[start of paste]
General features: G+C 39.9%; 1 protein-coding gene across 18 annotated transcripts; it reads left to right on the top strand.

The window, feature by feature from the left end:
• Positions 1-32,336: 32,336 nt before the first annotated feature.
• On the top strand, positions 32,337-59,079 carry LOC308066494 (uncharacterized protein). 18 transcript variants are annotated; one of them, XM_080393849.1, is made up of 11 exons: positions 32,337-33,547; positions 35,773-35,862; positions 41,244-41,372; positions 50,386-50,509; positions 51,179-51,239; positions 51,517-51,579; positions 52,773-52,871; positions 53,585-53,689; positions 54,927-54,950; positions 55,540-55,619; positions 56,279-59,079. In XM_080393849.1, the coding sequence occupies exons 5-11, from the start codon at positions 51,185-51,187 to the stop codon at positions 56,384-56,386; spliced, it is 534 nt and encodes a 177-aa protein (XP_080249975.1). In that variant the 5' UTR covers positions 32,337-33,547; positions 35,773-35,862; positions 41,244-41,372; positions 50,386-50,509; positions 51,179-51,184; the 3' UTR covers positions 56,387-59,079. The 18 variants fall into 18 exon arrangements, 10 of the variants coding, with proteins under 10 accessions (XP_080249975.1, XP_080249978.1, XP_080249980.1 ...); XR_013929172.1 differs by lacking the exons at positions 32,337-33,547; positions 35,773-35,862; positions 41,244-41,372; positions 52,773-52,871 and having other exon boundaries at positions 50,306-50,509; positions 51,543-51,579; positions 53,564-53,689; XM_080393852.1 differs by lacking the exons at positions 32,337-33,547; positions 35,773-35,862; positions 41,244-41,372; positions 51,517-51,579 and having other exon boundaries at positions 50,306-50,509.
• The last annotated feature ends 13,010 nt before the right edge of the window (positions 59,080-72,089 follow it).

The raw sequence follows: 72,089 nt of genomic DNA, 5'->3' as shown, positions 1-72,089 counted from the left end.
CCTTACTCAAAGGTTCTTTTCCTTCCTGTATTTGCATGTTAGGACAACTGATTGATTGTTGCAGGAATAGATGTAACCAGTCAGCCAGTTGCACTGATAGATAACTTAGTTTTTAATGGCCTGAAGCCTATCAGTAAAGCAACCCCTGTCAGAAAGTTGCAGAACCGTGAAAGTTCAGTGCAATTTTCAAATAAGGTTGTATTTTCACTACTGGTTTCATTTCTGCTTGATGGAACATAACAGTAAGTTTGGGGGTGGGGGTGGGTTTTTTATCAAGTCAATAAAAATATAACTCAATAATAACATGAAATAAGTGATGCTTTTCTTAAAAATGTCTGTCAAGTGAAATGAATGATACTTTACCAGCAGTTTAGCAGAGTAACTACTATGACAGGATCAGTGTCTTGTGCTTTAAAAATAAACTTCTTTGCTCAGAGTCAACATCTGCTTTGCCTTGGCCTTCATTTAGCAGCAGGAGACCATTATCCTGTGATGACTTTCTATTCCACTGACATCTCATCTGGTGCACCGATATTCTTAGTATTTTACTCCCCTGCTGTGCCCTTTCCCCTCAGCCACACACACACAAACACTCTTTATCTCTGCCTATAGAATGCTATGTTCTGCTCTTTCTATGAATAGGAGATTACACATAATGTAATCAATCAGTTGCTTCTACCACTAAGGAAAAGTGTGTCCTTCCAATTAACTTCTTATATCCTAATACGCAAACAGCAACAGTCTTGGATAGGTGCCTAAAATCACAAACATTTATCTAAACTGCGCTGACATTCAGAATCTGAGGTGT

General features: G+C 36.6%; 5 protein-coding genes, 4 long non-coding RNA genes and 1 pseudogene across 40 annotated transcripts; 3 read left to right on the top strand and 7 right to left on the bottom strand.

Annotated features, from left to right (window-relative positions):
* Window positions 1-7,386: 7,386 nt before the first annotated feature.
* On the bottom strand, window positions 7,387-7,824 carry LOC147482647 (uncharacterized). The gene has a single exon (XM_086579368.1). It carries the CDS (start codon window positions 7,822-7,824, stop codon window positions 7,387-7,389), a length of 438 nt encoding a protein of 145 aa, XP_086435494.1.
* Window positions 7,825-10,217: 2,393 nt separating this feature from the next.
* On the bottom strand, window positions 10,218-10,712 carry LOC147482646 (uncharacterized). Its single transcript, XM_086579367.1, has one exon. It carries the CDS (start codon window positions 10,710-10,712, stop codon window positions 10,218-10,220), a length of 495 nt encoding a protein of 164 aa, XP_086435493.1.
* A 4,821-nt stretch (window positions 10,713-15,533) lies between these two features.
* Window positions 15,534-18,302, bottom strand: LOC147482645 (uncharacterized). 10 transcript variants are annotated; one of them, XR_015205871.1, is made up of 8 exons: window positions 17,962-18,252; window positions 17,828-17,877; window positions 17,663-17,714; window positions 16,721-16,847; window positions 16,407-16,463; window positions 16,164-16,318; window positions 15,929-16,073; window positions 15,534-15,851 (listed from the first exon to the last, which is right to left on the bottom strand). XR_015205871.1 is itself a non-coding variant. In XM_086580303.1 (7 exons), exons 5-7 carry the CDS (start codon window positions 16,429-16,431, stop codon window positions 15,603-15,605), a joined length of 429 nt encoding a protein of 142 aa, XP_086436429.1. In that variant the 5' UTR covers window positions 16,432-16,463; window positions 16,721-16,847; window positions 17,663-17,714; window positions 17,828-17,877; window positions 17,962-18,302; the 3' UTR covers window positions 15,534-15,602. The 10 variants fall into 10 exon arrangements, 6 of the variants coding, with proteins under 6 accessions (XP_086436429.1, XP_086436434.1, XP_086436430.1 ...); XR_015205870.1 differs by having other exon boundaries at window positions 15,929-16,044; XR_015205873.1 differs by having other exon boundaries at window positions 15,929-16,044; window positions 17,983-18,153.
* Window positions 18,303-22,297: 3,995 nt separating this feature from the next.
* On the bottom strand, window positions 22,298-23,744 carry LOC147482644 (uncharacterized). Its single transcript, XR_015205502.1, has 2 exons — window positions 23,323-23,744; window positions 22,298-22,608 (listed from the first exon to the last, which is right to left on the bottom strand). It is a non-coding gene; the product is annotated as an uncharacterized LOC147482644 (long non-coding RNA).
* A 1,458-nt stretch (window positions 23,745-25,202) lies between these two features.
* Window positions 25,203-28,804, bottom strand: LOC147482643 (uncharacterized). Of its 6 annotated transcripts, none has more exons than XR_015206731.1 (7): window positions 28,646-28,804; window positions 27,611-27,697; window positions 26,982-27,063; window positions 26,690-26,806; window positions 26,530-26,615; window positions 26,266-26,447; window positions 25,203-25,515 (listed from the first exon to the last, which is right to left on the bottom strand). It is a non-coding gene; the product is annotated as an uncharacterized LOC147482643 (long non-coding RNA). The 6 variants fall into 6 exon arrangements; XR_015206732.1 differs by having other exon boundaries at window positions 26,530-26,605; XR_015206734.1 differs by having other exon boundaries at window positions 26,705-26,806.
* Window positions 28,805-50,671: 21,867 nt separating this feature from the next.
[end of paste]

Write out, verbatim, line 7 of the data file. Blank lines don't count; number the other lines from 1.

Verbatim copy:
CCTTACTCAAAGGTTCTTTTCCTTCCTGTATTTGCATGTTAGGACAACTGATTGATTGTTGCAGGAATAGATGTAACCAGTCAGCCAGTTGCACTGATAGATAACTTAGTTTTTAATGGCCTGAAGCCTATCAGTAAAGCAACCCCTGTCAGAAAGTTGCAGAACCGTGAAAGTTCAGTGCAATTTTCAAATAAGGTTGTATTTTCACTACTGGTTTCATTTCTGCTTGATGGAACATAACAGTAAGTTTGGGGGTGGGGGTGGGTTTTTTATCAAGTCAATAAAAATATAACTCAATAATAACATGAAATAAGTGATGCTTTTCTTAAAAATGTCTGTCAAGTGAAATGAATGATACTTTACCAGCAGTTTAGCAGAGTAACTACTATGACAGGATCAGTGTCTTGTGCTTTAAAAATAAACTTCTTTGCTCAGAGTCAACATCTGCTTTGCCTTGGCCTTCATTTAGCAGCAGGAGACCATTATCCTGTGATGACTTTCTATTCCACTGACATCTCATCTGGTGCACCGATATTCTTAGTATTTTACTCCCCTGCTGTGCCCTTTCCCCTCAGCCACACACACACAAACACTCTTTATCTCTGCCTATAGAATGCTATGTTCTGCTCTTTCTATGAATAGGAGATTACACATAATGTAATCAATCAGTTGCTTCTACCACTAAGGAAAAGTGTGTCCTTCCAATTAACTTCTTATATCCTAATACGCAAACAGCAACAGTCTTGGATAGGTGCCTAAAATCACAAACATTTATCTAAACTGCGCTGACATTCAGAATCTGAGGTGT